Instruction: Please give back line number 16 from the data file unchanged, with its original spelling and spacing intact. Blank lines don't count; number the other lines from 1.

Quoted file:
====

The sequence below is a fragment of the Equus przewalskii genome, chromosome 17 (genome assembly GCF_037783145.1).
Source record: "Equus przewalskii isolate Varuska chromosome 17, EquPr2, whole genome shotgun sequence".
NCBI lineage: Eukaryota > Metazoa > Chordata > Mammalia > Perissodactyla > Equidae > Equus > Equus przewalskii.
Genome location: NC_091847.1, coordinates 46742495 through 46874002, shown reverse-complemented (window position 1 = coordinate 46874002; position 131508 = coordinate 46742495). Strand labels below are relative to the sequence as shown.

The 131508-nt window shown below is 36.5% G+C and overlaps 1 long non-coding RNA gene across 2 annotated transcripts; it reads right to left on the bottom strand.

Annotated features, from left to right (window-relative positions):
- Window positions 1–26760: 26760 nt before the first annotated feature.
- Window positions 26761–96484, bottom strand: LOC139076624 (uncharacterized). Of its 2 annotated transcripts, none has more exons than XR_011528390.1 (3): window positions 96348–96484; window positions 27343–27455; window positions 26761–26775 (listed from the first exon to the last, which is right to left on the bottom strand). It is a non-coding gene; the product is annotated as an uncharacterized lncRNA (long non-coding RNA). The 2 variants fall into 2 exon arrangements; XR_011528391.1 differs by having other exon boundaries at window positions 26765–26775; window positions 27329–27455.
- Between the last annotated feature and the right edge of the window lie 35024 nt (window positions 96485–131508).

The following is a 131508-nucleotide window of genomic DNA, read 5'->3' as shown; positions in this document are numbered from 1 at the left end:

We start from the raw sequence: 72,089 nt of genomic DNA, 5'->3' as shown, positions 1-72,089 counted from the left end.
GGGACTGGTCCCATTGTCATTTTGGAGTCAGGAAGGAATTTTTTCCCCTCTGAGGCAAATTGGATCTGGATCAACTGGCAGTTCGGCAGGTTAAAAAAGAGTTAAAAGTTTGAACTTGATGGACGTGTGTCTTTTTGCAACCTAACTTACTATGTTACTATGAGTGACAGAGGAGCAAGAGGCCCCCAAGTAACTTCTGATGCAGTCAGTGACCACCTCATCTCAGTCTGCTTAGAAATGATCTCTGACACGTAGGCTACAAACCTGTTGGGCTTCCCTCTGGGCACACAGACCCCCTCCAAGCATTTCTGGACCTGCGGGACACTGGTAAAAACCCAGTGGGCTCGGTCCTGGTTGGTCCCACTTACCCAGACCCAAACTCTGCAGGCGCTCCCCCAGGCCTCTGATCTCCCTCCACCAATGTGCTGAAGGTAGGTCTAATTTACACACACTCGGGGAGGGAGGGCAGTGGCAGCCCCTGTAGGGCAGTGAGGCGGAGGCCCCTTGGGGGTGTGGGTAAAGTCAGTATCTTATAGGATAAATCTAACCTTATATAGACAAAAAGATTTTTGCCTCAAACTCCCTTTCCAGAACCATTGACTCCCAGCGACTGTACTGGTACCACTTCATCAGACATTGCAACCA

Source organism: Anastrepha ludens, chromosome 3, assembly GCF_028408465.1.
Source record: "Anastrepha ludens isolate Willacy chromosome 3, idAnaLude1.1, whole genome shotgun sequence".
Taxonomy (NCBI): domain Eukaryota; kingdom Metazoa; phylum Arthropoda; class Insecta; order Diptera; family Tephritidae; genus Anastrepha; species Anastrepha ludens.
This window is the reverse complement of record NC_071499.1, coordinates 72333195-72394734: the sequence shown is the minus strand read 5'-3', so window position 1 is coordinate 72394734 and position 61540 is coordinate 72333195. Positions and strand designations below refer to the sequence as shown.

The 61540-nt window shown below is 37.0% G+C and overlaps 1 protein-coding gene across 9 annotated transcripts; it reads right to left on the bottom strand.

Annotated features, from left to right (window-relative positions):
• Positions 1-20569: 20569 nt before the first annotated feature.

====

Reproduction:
This window is the reverse complement of record NC_071499.1, coordinates 72333195-72394734: the sequence shown is the minus strand read 5'-3', so window position 1 is coordinate 72394734 and position 61540 is coordinate 72333195. Positions and strand designations below refer to the sequence as shown.